After a course of treatment, the patient showed refractory pleural effusion, in which prolymphocyte
count remained less than 5% and there was no evidence of large cell transformation.
leukemia (B-PLL) is a somewhat ill-defined, uncommon entity characterized by marked peripheral lymphocytosis composed of more than 55% prolymphocytes
(large lymphocytes with a prominent central nucleolus).
Bone marrow aspirate smear revealed lymphocyte dominance at the rate of 60% without increased prolymphocytes
T-cell prolymphocytic leukemia (T-PLL) is a rare and aggressive post-thymic malignancy that is characterized by the proliferation of small- to medium-sized prolymphocytes
Nuclear staining with LEF1 is positive in lymphoma cells of SLL; the nuclear staining is stronger in prolymphocytes
and in the transformed large lymphoma cells of Richter syndrome (not shown) (original magnification X500).
In the late 1990s, various groups reported a correlation between clinical outcome and Rai stage with respect to the morphology of CLL lymphocytes, the pattern ofbone marrowinfiltration, lymphocyte doubling time, and the percentage of prolymphocytes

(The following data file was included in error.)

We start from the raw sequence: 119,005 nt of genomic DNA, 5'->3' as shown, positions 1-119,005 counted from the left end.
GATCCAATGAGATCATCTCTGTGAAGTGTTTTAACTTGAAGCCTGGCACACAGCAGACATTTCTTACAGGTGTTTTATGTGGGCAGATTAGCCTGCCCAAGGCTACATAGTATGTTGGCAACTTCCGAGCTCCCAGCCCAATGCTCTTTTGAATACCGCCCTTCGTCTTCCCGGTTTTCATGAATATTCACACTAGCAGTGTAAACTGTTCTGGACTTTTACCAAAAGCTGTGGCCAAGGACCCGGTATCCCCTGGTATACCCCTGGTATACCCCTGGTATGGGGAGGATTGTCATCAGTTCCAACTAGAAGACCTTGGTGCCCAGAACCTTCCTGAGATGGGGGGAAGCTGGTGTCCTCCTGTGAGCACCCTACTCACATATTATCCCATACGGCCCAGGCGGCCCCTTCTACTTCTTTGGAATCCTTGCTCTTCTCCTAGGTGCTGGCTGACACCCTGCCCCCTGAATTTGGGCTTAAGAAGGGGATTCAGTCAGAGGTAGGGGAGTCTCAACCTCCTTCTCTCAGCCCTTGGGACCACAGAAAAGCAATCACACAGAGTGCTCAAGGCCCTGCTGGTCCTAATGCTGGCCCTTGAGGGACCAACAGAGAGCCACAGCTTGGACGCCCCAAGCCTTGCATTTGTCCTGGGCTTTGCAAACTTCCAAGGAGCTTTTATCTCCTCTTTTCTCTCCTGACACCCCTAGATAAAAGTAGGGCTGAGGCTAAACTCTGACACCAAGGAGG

More than 55% prolymphocytes
in the blood suggests a diagnosis of B-cell prolymphocytic leukemia (B-PLL) (7).
For CLL samples, the CBC report needs to include both the lymphocyte count and lymphocyte morphologic features, such as the presence of prolymphocytes
, atypical lymphocytes, or smudge cells.
By definition, prolymphocytes
must exceed 55%, and cases with 11-54% prolymphocytes
are designated CLL/PLL [1,2].
A diagnosis of full blown PLL is usually associated with more than 55% circulating prolymphocytes
Chronic lymphocytic leukemia/small lymphocytic lymphoma (CLL/SLL) is a neoplasm of small, round, mature B lymphocytes, often admixed with prolymphocytes